- Kyosho RB6 - Joe Pillars - Dave'S RC - Portland - 08.06.2014 -
35wt Losi Oil/Losi 55 Pistons/Pink Spring/Medium Shock End Used
Outside location on tower / Outside location on arm (front shock shaft length exposed 20.5mm)
Middle on bulkhead with 1mm shim under ballstud / 1mm shim under casterblock ballstud
Casterblocks spaced in middle position on the arm
Spindle in Upper Position / No bump steer spacers used
Ackerman bar ran in standard position as in the Manual / No ball stud spacers used
Caster Inserts and RB6 Front Axles used the same as in the Manual
25 with no spacer
27.5wt Losi Oil/Losi 55 Pistons/White Spring/Short Shock End Used
1 hole out on tower / Middle hole on RB5 arm UM521-1 (rear shock shaft length exposed was 27mm)
Outside on bulkhead with 2mm shim under ballstud / 2mm shim under ballstud in back/outside hole on .5 degree aluminum hubs
Hubs spaced in middle position on the arm
Wide plastic front and rear suspension mounts
Ride Height: 25mm front and 24mm rear
Team Orion Shorty 4000mah Battery used spaced back in standard direction with ESC located in front location by Servo.
Joe Pillars Tires Used:
Front: AKA Super Soft 3-Ribs with Red Foam
Rear: AKA Super Soft Impacts with Red Foam
Setup in pdf format
How long until mid motor is here to stay for all tracks?
Yesterday at our local outside track here outside Portland, we had something interesting happen. Both Mod buggy and 13.5 stadium truck were TQ’d by mod motor vehicles. Not too crazy except that the track was loose packed dirt. Very loose in fact.
In mod buggy we are lucky to have Kyosho/Orion team manager Joe Pillars race and live locally. JP showed up with his car mid motor and he was testing stuff all morning. The rest of us had changed our rigs over to rear motor, because that’s what you do at Daves RC Tracks Joe was proving us all wrong, as he was so much faster than the rest of the pack. We have some great racers at the track too. Now I know a large part of it was driver skill and experience, but JP was trying all sorts of different things. Trying to see what would work and what wouldn’t. He won A1 and then had a small bobble and took a close 2nd in A2. All the while looking like he was as fast if not faster than all the other rear motor cars. I was watching to see where it was better and worse comparing the two. The front of the track has a section of 5 jumps. You can double- triple, triple- double or doube-double-single depending on your driving style. This is where his mid motor car was just eating up the rear motor cars. On all of the jumps, the mid motor was jumping flat and under control, where some of the rear motors were doing the rear end kick on some of the jumps. There was a small straight that it looked like the mid motor just put the power down in comparison. I could see he struggled in a couple of the tight S curves where it looked like it pushed a bit in comparison to the rear.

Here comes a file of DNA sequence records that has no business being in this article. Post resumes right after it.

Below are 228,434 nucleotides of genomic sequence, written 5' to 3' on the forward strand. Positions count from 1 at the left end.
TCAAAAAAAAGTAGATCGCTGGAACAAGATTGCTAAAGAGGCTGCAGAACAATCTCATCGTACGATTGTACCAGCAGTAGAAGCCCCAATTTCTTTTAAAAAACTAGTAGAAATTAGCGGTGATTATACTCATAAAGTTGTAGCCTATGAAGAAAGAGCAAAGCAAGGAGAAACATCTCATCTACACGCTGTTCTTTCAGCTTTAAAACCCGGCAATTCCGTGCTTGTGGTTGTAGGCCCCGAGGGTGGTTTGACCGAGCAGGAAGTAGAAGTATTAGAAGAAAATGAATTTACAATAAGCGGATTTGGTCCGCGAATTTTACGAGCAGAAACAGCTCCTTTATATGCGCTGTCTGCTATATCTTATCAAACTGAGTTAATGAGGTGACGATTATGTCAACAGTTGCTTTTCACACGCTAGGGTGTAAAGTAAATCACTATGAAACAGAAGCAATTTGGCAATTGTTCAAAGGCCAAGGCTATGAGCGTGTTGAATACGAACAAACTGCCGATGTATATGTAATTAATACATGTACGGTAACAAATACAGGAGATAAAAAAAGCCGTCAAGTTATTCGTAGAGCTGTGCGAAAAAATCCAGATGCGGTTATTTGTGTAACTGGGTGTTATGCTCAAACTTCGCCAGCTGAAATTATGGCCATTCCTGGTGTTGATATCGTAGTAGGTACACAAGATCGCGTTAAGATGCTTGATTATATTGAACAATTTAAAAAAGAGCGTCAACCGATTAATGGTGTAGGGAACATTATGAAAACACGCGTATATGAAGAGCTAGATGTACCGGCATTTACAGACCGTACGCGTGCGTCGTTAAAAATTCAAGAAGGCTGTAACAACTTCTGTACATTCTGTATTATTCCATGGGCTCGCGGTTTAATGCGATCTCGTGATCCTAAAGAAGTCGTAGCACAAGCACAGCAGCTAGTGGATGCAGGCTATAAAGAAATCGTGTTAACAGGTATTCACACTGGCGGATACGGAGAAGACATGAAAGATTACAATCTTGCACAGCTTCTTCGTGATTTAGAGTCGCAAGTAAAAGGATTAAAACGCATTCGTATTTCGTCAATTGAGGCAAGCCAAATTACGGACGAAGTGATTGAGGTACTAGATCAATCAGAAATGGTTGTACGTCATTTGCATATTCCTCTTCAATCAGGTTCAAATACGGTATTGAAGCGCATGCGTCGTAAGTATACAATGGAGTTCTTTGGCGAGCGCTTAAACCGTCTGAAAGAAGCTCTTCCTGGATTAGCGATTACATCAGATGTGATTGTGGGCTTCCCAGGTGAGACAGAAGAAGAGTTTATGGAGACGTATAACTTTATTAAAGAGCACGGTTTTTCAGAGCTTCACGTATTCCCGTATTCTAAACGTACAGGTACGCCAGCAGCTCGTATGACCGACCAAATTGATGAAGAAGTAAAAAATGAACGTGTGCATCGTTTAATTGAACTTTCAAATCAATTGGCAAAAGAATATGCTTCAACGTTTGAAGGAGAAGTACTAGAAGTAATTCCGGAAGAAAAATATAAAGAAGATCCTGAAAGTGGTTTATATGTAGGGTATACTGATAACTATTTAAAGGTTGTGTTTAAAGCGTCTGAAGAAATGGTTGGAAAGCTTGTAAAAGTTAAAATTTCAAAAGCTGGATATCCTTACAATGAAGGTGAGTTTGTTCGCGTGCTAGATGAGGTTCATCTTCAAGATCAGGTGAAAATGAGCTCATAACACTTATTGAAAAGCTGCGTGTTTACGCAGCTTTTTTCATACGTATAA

In 13.5 truck Team Durango driver Keith Whetsell did the same thing. He seemed to just be a tad faster than the rear motor trucks. In the mains, bad luck hit Keith as he broke out in the first A and then a badly timed crash on the last lap of A2 gave him a second place.
Watching this got me thinking. Are we just scratching the surface of what a mid motor can do? In the US this is all new to us, but in Europe they have been racing mid motor for years. XFactory has been racing for years and local Justin Gilkison has always seemed to make the A in races where mid shouldn’t work.
Watching Joe work in the pit next to me and talking to him about it gave a lot of insight. There is going to be a lot of testing to be done obviously, but I do think this is the wave of the future. Just logically to me a balanced car should be faster than an unbalanced car. Now obviously we are talking about a light RC car on dirt, but most real cars are faster mid motor and balanced. JP took all the rear weight off the back of his mid, and he said it made it way better. To me this was counterintuitive to what you would think. Then again this is coming from a rear motor history. More traction more weight on the back. At some point we are going to have to just say rear is the past and move forward I would think. I might be wrong, but then again I might be right.
We all know what rear motor can do and kind of have it’s limits. Mid motor we are just getting started, and from the look of things it might be a game changer.
The next few years should be really interesting for this hobby. All the major players have mid and rear set ups now, and with the wave of high bite tracks how long before rear motor goes the way of brushed motors and sub c batteries?
Only time and testing will tell.